And don't confuse 100,000 urban protestors in Cairo with the masses of the Egyptian population who have made it abundantly clear in poll after poll that they want to be governed by Shariah law and that they favor the "Islamists'" agenda.

      • Coptic John

        Let me tell you the truth if you want to know it from within … first, all the ruckus that ensued the revolution made by MB and Hamas, they attacked the police stations and prisons in the same time and killed the revolutionists to enrage the public against Mubarak and the US administration knew that very well… they even touted the rigged parliamentary election, and finally they threatened the army to hand over the power to them, and that made the army change the presidential election's result in favor of Morsi instead of Shafik (the real winner)… isn't it steering the wheel to the wrong direction specially when 25th January took place one of the mean slogans for the demonstrators was "we want Egypt is not military neither Ikhwanya" but the US administration took the devil side.

        • Coptic John

          Correction: main slogan not mean

      • Mary Sue

        Obama keeps cuddling up to the Muslim Brotherhood.

  • oldschooltwentysix

    It may be because the Administration, though it touts itself highly, is at a loss to understand and therefore takes no action to help direct the forces in a beneficial manner that serves our national interests. This will permit Morsi to squeak through, and Egypt to becaome even more anti-American as it continues to take our foreign aid.

    • EarlyBird

      What is there to understand but that the people overthrew Mubarak, and don't want the US or other foreign powers to meddle in their government? After decades of repression, only the Egyptian Brotherhood was organized and ready to take over post-revolution. But the Egyptian people are currently rejecting them, too.

      Of course there is going to be major tumult after the end of such a repressive era. But we've seen the majority of Egyptians reject both secular AND Islamist, tyranny. They are sorting out their own affairs. That's a really healthy development.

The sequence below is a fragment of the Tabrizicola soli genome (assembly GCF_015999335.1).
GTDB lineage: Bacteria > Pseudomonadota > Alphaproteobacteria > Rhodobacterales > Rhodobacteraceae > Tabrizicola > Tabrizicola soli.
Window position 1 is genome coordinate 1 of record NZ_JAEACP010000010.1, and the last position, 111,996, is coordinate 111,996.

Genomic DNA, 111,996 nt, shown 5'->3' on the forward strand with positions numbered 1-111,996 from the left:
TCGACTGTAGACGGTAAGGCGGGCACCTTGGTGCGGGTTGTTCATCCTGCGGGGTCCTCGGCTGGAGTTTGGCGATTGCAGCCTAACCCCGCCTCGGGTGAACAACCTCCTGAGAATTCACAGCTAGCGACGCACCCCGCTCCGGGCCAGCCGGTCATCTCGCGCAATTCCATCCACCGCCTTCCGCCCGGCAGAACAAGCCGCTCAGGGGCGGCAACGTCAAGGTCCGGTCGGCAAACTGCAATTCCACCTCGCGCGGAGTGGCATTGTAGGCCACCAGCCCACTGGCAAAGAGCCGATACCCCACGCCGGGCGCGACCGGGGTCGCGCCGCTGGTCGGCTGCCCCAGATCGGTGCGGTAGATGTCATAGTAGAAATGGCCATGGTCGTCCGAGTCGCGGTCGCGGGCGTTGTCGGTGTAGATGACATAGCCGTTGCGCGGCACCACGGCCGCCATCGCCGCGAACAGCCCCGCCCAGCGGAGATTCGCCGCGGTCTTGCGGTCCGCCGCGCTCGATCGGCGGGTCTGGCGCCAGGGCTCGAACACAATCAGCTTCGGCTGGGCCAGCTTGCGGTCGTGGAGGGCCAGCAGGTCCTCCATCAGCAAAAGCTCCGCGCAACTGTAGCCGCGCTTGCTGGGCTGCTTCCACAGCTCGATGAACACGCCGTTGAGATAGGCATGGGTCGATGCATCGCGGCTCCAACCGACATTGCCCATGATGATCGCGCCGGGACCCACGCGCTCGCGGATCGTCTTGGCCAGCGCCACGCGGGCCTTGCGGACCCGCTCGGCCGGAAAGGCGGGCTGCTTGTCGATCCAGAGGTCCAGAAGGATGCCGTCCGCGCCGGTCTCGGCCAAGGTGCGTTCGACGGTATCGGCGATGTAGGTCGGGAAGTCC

Trying to control every outcome everywhere to the benefit of the US is a fool's errand and will backfire on us. Of course we need to keep a close watch on the EB, but to attempt to manipulate or co-opt the new government would be to do Al Queda's PR work for them. When will we ever learn?

      • oldschooltwentysix

        Can you prove the statement that the majority rejects the Islamists?

        It is no less foolhardy to do nothing when it involves out vital interests, although that is what you see to suggest.

        There is nothing wrong with using our soft power, and it does not involve trying to control every outcome everywhere. That kind of nonsensical thinking can be no less dangerous or effective in the end.

        • EarlyBird

          Polls prior to, during and after the revolution, and the slogans of Egyptian protestors, show their basic desires: representation of the people's interests in government; an end to tyranny and political oppression; economic and political reforms that allow them to have a decent, normal, middle class life and a sense of control over their lives.

          People are not blind to the horrors of Islamist rule in the ME, and they don't want it. They don't want secular tyranny either. They may be conservative religious people, but not crazies.

          Now that Morsi has shown his tyrannical instincts, the legal system has shut down in protest and the cities are in flames again. That's a good sign.

          The US HAS demanded basic standards from Morsi, but to push too hard on Egypt and turn the revolution into an American project would be the best propaganda the Islamist fanatics could hope for, and a disaster for our short term and long term interests.

          • oldschooltwentysix

            While other polls show a decided preference for Saudi Arabia as the preferred model when it comes to religion in government and that Egypt’s laws should strictly adhere to the Qur’an.

            As for the demands, I think they are better described as a whisper.

            Why do you keep implying that I have called for the revolution to be an American project? Can you show where I have argued for that?

            When the MB takes more control, and the US "demands" for basic standards are ignored, then I suspect there will be more rationalizations.

  • Flowerknife_us

    Fundamental change=Changing sides. Obama needs Morsi in power to threaten and grind on Israel over time.

    The Press will be no real help in the matter having Whored themselves so passionately for the wrong side for so long. Like the real freedom seekers in Iran went under the Bus,so will those in Egypt if they give Obama and the press the chance.

  • Coptic John

    I love this part when they chant "there is the coward" LOL

    • Mary Sue

      I wonder if they have a chant that means "GTFO" that is just as vulgar in English as it is in the language they are using.

  • BLJ

    I wish this would happen at the White House.